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Clipping the Ultra-Left Wing

United Red Army (2008)

Masayuki Kakegawa/Wakamatsu Production

“United Red Army” is a colossal recounting of how the 1960s student movement disintegrated from radical to extremist, with comrades in arms in the midst of a period of prolonged inaction at a remote training camp eventually giving up on daily drills to figuratively reenact “Lord of the Flies” — but with a much higher body count. The film is noteworthy because director-co-writer Koji Wakamatsu self-financed and distributed the $2.4-million production, defying a system and a culture that would rather forget uglier episodes in the nation’s history such as the Nanking Massacre.

The film presents Japan’s concession to the American-dictated security treaty in 1960 (which remains in effect today) as the tipping point for student revolutionary movements. Although one could easily comprehend the deep resentment toward their government for bowing to American whims, “United Red Army” vaguely alludes to how the radicals fancied themselves as part of a greater global force encompassing the American civil rights movement, the Black Panthers, the Chinese Cultural Revolution, the May 1968 movement in France, etc. In fact, this characterization seems most apt for a couple of gamely bimbos seen as lightweight even by their comrades. Then there are tyrannical hypocrites tagging along just for the power trips, such as the homely Hiroko Nagata (Akie Namiki) who ratted on other women out of sheer pettiness. The group’s overall intellectualization of guerilla warfare — complete with rounds of “self-critique”-turned-systematic torture sessions — is patently absurd, but the real irony has to be the mention of President Nixon’s visit to China in a TV newscast during the climactic 1972 standoff at the Asama Mountain Lodge. The rebel remnants were railing against an enemy that was no more.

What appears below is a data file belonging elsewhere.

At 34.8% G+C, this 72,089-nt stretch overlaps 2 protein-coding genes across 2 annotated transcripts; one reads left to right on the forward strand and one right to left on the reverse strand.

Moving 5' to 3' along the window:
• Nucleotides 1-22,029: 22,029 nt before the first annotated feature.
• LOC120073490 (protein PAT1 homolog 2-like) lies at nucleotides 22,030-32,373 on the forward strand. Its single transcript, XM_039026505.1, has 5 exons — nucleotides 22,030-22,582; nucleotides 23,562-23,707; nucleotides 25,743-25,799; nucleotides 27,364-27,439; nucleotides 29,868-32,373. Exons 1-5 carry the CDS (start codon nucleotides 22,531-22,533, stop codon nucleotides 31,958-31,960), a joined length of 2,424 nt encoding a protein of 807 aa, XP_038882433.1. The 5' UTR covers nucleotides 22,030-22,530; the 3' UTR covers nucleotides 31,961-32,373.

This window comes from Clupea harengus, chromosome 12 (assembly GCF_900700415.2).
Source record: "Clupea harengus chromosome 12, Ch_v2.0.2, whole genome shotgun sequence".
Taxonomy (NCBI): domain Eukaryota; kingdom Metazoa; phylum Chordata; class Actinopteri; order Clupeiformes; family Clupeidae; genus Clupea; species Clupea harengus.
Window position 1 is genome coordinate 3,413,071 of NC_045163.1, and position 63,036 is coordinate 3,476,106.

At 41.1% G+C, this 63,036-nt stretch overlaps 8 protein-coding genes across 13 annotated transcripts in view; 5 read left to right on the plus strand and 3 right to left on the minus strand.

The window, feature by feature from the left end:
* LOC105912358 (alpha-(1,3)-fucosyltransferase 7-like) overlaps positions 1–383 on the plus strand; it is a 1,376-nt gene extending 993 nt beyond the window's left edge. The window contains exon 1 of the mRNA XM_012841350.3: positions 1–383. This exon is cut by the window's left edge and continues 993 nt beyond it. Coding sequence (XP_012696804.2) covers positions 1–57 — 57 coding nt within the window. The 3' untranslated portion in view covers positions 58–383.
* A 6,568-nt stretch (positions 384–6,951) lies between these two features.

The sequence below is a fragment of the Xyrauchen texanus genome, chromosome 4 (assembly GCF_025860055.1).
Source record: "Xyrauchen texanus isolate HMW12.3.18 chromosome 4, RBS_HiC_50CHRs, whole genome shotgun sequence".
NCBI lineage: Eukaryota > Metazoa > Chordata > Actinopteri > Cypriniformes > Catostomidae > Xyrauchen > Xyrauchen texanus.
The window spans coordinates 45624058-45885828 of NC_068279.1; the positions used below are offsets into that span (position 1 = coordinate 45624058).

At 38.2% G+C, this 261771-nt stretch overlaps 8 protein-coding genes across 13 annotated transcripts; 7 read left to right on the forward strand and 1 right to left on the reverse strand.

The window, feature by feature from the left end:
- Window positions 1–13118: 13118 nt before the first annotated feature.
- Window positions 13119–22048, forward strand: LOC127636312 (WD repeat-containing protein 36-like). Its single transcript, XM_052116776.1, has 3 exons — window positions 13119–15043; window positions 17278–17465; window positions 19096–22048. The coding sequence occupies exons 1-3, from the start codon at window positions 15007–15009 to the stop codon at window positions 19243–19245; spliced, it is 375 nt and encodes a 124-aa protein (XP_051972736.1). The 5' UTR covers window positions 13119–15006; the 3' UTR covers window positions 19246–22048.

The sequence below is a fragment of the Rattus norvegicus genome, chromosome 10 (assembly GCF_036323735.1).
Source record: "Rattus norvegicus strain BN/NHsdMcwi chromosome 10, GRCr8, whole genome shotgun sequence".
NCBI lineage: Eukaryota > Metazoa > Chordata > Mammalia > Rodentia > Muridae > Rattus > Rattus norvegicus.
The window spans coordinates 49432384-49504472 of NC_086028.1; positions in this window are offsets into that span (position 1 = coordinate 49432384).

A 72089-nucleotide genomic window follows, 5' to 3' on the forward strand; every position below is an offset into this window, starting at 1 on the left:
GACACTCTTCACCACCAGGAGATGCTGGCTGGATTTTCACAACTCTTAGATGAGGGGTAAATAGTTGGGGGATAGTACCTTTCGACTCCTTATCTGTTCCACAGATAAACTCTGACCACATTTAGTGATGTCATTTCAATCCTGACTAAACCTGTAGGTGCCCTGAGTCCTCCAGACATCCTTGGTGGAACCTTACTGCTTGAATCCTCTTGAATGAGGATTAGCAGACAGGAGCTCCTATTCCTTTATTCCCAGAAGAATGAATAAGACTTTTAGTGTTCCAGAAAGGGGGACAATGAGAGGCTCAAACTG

Despite the languorous 190-minute running time, “United Red Army” is a brutal and relentless onslaught. But it indeed shows the events taciturnly and doesn’t tell moviegoers how to respond. The film is chock-full of information even in spite of the fact that some of the title cards in Japanese are not subtitled in the review copy (but this might be rectified in the theatrical release). Although what’s left untranslated isn’t integral to the plot (i.e. world affairs concurrent to events taking place in the film, such as the 1961 coup d’état in Korea, President Kennedy’s 1962 approval of a limited nuclear-test ban and his assassination in 1963, etc.), translation would have shed some additional light, especially for this foreign audience. The only real fault with this towering achievement, though, is Jim O’Rourke’s droning, inappropriate and ultimately irrelevant score.


Opens on May 27 in Manhattan.

Produced and directed by Koji Wakamatsu; written by Mr. Wakamatsu, Masayuki Kakegawa and Asako Otomo; directors of photography, Tomohiko Tsuji and Yoshihisa Toda; music by Jim O’Rourke; released by Lorber Films. In Japanese, with English subtitles. Running time: 3 hours 10 minutes. This film is not rated.

WITH: Maki Sakai (Mieko Toyama), Arata (Hiroshi Sakaguchi), Akie Namiki (Hiroko Nagata), Go Jibiki (Tsuneo Mori) and Anri Ban (Fusako Shigenobu).


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